To create grids with unequal widths, you simply vary the fr multiple. Below is a grid that follows the golden ratio, where the second column is 1.618 times of the first column, and the third column is 1.618 times of the second column.

.grid {
  display: grid;
  grid-template-columns: 1fr 1.618fr 2.618fr;
  grid-column-gap: 1em;
}
GIF shows a three-column grid created with the golden ratio. When the browser is resized, the columns resize accordingly.
A three-column grid created with the golden ratio

Changing Grids At Different Breakpoints

If you want to change the grid at different breakpoints, you can declare a new grid within a media query.

.grid {
  display: grid;
  grid-template-columns: 1fr 1fr;
  grid-column-gap: 1em;
}

@media (min-width: 30em) {
  .grid {
    grid-template-columns: 1fr 1fr 1fr 1fr;
  }
}

Isn’t it easy to create grids with CSS Grid? Earlier designers and developers would have killed for such a possibility.

Height-Based Grids

It was impossible to make grids based on the height of a website previously because there wasn’t a way for us to tell how tall the viewport was. Now, with viewport units, CSS Calc, and CSS Grid, we can even make grids based on viewport height.

In the demo below, I created grid squares based on the height of the browser.

See the Pen Height based grid example by Zell Liew (@zellwk) on CodePen.

Jen Simmons has a great video that talks about desgining for the fourth edge — with CSS Grid. I highly recommend you watch it.

Grid Item Placement

Positioning grid items was a big pain in the past because you had to calculate the margin-left property.

Now, with CSS Grid, you can place grid items directly with CSS without the extra calculations.

.grid-item {
  grid-column: 2; /* Put on the second column */
}
Screenshot of a grid item placed on the second column
Placing an item on the second column.

You can even tell a grid item how many columns it should take up with the span keyword.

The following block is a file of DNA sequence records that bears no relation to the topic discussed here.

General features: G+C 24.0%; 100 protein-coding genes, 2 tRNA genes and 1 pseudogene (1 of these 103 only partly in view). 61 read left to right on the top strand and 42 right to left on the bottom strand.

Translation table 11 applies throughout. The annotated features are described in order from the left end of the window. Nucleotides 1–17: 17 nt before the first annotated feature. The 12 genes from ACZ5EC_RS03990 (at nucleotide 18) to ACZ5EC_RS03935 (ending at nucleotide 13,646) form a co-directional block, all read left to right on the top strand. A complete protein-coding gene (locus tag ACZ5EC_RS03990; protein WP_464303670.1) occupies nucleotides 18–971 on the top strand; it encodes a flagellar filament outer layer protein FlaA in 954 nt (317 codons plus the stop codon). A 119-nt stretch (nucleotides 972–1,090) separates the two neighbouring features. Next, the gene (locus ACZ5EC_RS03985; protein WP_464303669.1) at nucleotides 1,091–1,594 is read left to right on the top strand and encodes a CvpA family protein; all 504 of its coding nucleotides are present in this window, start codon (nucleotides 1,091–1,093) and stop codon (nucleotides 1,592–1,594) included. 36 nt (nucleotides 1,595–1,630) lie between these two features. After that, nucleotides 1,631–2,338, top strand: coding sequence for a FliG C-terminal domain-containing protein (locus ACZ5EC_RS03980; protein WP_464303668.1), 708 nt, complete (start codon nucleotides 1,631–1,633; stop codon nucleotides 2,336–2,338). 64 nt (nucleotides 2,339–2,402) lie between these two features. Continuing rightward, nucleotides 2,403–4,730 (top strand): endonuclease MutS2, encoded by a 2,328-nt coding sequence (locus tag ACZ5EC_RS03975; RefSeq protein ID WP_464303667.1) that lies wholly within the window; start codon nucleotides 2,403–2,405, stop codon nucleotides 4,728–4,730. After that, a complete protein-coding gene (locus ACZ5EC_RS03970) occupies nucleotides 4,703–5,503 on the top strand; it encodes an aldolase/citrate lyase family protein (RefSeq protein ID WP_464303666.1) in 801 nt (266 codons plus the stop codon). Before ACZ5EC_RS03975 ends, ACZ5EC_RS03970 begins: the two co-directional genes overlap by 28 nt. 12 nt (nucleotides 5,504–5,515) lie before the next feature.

.grid-item {
  /* Put in the second column, span 2 columns */
  grid-column: 2 / span 2;
}
Screenshot of a grid item that's placed on the second column. It spans two columns
You can tell grid items the number of columns (or even rows) they should occupy with the span keyword

Inspirations

CSS Grid enables you to lay things out so easily that you can create a lot of variations of the same website quickly. One prime example is Lynn Fisher’s personal home page.

If you’d like to find out more about what CSS Grid can do, check out Jen Simmon’s lab, where she explores how to create different kinds of layouts with CSS Grid and other tools.

To learn more about CSS Grid, check out the following resources:

Designing With Irregular Shapes

We are used to creating rectangular layouts on the web because the CSS box model is a rectangle. Besides rectangles, we’ve also found ways to create simple shapes, such as triangles and circles.

Today, we don’t need to stop there. With CSS shapes and clip-path at our disposal, we can create irregular shapes without much effort.

For example, Aysha Anggraini experimented with a comic-strip-inspired layout with CSS Grid and clip path.

See the Pen Comic-book-style layout with CSS Grid by Aysha Anggraini (@rrenula) on CodePen.

Hui Jing explains how to use CSS shapes in a way that allows text to flow along the Beyoncé curve.

An image of Huijing's article, where text flows around Beyoncé.
Text can flow around Beyoncé if you wanted it to!